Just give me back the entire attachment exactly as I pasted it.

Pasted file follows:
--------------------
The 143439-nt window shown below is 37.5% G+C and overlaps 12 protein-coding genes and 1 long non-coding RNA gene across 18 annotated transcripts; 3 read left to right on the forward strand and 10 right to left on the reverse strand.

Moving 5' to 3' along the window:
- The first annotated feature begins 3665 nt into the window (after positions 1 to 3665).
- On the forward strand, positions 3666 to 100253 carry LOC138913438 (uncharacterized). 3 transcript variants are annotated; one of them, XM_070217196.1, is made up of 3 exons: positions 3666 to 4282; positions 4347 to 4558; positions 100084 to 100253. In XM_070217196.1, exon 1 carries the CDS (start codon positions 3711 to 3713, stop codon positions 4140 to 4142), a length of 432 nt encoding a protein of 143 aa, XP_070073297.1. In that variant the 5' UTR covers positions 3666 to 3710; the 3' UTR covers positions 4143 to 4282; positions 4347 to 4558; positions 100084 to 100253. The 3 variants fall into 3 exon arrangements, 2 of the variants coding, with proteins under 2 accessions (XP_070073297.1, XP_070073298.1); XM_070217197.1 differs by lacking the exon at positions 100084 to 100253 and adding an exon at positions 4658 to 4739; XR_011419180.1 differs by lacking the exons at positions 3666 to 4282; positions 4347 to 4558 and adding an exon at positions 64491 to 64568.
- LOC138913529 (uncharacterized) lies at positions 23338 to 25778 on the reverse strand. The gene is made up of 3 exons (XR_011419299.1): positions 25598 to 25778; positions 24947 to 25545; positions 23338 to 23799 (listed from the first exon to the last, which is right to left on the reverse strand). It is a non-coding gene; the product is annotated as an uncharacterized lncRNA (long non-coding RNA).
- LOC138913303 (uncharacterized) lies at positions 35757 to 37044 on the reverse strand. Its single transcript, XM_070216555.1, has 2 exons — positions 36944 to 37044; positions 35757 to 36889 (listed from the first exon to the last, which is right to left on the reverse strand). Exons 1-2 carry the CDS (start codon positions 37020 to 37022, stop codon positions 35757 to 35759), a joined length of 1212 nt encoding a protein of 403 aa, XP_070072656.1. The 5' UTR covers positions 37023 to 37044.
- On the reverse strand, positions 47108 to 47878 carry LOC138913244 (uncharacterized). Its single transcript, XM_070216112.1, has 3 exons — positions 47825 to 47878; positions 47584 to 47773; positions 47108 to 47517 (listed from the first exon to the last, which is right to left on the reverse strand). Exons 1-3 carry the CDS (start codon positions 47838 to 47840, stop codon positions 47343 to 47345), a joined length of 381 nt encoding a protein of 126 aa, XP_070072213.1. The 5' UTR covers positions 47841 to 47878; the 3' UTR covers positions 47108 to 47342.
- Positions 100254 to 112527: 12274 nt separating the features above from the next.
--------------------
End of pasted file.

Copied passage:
The 143439-nt window shown below is 37.5% G+C and overlaps 12 protein-coding genes and 1 long non-coding RNA gene across 18 annotated transcripts; 3 read left to right on the forward strand and 10 right to left on the reverse strand.

Moving 5' to 3' along the window:
- The first annotated feature begins 3665 nt into the window (after positions 1 to 3665).
- On the forward strand, positions 3666 to 100253 carry LOC138913438 (uncharacterized). 3 transcript variants are annotated; one of them, XM_070217196.1, is made up of 3 exons: positions 3666 to 4282; positions 4347 to 4558; positions 100084 to 100253. In XM_070217196.1, exon 1 carries the CDS (start codon positions 3711 to 3713, stop codon positions 4140 to 4142), a length of 432 nt encoding a protein of 143 aa, XP_070073297.1. In that variant the 5' UTR covers positions 3666 to 3710; the 3' UTR covers positions 4143 to 4282; positions 4347 to 4558; positions 100084 to 100253. The 3 variants fall into 3 exon arrangements, 2 of the variants coding, with proteins under 2 accessions (XP_070073297.1, XP_070073298.1); XM_070217197.1 differs by lacking the exon at positions 100084 to 100253 and adding an exon at positions 4658 to 4739; XR_011419180.1 differs by lacking the exons at positions 3666 to 4282; positions 4347 to 4558 and adding an exon at positions 64491 to 64568.
- LOC138913529 (uncharacterized) lies at positions 23338 to 25778 on the reverse strand. The gene is made up of 3 exons (XR_011419299.1): positions 25598 to 25778; positions 24947 to 25545; positions 23338 to 23799 (listed from the first exon to the last, which is right to left on the reverse strand). It is a non-coding gene; the product is annotated as an uncharacterized lncRNA (long non-coding RNA).
- LOC138913303 (uncharacterized) lies at positions 35757 to 37044 on the reverse strand. Its single transcript, XM_070216555.1, has 2 exons — positions 36944 to 37044; positions 35757 to 36889 (listed from the first exon to the last, which is right to left on the reverse strand). Exons 1-2 carry the CDS (start codon positions 37020 to 37022, stop codon positions 35757 to 35759), a joined length of 1212 nt encoding a protein of 403 aa, XP_070072656.1. The 5' UTR covers positions 37023 to 37044.
- On the reverse strand, positions 47108 to 47878 carry LOC138913244 (uncharacterized). Its single transcript, XM_070216112.1, has 3 exons — positions 47825 to 47878; positions 47584 to 47773; positions 47108 to 47517 (listed from the first exon to the last, which is right to left on the reverse strand). Exons 1-3 carry the CDS (start codon positions 47838 to 47840, stop codon positions 47343 to 47345), a joined length of 381 nt encoding a protein of 126 aa, XP_070072213.1. The 5' UTR covers positions 47841 to 47878; the 3' UTR covers positions 47108 to 47342.
- Positions 100254 to 112527: 12274 nt separating the features above from the next.